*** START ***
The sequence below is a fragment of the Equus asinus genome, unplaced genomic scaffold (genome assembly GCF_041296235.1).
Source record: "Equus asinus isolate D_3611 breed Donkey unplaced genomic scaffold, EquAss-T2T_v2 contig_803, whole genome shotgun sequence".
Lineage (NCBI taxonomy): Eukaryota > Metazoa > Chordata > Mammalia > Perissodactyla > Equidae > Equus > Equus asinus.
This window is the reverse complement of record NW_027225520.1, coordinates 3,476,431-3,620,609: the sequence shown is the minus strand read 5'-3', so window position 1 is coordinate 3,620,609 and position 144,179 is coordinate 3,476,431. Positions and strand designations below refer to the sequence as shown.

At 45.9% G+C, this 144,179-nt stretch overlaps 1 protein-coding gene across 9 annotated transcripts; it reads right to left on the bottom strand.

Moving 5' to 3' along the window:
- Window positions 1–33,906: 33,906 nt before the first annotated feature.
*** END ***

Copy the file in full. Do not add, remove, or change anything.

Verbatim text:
The sequence below is a fragment of the Equus asinus genome, unplaced genomic scaffold (genome assembly GCF_041296235.1).
Source record: "Equus asinus isolate D_3611 breed Donkey unplaced genomic scaffold, EquAss-T2T_v2 contig_803, whole genome shotgun sequence".
Lineage (NCBI taxonomy): Eukaryota > Metazoa > Chordata > Mammalia > Perissodactyla > Equidae > Equus > Equus asinus.
This window is the reverse complement of record NW_027225520.1, coordinates 3,476,431-3,620,609: the sequence shown is the minus strand read 5'-3', so window position 1 is coordinate 3,620,609 and position 144,179 is coordinate 3,476,431. Positions and strand designations below refer to the sequence as shown.

At 45.9% G+C, this 144,179-nt stretch overlaps 1 protein-coding gene across 9 annotated transcripts; it reads right to left on the bottom strand.

Moving 5' to 3' along the window:
- Window positions 1–33,906: 33,906 nt before the first annotated feature.